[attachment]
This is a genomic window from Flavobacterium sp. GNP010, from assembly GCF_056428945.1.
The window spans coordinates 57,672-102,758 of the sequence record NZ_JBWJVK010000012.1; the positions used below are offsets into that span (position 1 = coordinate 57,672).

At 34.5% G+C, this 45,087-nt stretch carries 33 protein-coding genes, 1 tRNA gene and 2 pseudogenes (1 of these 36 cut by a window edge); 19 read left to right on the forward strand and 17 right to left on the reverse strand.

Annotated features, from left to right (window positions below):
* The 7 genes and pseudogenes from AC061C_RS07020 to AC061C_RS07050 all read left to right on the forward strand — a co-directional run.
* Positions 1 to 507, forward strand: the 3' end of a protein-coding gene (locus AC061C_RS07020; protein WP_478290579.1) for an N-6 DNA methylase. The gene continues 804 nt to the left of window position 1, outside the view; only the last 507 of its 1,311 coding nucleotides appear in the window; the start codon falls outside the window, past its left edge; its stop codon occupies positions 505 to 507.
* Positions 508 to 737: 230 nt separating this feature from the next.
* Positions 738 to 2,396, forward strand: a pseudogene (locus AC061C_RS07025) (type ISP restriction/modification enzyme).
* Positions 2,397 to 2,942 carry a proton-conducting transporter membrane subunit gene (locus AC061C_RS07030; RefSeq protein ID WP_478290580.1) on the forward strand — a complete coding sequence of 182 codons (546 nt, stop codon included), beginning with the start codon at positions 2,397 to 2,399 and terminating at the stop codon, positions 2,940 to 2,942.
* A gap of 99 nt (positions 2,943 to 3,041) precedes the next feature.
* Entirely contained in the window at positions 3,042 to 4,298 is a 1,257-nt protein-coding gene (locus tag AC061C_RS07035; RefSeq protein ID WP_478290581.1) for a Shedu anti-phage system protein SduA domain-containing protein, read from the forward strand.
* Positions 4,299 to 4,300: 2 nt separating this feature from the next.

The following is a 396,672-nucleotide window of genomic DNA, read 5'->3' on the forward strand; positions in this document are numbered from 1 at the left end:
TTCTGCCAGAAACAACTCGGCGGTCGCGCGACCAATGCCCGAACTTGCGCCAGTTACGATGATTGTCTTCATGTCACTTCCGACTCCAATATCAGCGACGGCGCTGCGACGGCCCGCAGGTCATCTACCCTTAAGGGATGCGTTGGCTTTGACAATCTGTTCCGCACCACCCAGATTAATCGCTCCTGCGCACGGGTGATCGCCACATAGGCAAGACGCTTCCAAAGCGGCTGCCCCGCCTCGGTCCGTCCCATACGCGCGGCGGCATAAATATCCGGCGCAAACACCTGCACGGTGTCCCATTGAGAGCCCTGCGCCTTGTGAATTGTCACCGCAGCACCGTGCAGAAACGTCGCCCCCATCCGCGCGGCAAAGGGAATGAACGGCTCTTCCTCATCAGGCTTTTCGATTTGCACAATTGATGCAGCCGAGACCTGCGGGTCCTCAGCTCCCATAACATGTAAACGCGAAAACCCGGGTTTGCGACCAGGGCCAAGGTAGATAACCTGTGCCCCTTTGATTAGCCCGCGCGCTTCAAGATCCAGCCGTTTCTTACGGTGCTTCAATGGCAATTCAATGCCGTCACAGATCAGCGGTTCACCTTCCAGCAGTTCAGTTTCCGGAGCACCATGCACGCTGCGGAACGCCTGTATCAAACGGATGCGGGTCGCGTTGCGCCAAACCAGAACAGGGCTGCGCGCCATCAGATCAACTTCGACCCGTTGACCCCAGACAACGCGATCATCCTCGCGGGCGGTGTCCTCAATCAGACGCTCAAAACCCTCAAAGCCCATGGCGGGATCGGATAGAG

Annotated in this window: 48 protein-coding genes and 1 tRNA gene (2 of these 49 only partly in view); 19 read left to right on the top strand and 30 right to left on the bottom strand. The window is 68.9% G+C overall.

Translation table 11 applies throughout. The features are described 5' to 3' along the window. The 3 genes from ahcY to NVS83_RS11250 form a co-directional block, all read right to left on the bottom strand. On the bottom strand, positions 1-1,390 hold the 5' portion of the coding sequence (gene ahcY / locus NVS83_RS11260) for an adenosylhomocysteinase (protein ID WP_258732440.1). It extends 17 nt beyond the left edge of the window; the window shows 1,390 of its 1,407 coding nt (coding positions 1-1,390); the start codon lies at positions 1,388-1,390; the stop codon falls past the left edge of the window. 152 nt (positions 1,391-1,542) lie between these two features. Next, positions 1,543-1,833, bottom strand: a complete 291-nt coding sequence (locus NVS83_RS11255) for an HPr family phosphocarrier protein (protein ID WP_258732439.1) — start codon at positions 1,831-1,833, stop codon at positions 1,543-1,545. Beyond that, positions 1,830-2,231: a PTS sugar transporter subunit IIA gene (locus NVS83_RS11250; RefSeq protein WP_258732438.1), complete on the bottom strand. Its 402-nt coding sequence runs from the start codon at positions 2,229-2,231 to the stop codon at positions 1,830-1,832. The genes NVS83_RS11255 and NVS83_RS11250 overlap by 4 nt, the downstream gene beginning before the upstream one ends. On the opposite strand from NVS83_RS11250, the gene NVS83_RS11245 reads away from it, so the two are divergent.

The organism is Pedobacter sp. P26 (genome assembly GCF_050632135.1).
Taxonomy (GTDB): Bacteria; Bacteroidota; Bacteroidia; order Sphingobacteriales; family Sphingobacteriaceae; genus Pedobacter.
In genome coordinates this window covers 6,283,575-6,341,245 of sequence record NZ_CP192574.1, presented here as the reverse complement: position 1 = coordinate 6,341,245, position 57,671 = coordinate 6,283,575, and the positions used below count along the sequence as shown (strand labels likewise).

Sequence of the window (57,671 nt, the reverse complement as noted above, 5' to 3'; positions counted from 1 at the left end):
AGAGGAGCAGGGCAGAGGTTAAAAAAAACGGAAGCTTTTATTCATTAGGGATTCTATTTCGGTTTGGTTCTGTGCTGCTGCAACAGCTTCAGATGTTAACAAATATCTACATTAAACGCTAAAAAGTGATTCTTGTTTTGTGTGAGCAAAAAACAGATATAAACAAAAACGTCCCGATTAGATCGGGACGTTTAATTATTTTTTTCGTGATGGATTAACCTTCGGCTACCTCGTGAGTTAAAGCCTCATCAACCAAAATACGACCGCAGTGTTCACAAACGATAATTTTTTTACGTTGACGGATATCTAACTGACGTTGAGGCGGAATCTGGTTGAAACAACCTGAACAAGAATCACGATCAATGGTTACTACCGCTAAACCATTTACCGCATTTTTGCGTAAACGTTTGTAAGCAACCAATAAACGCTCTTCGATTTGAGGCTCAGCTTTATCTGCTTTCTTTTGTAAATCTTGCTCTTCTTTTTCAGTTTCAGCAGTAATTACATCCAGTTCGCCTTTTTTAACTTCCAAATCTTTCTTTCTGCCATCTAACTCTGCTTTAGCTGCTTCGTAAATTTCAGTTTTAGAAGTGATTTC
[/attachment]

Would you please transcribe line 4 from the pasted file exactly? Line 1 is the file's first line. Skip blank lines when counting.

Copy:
Annotated features, from left to right (window positions below):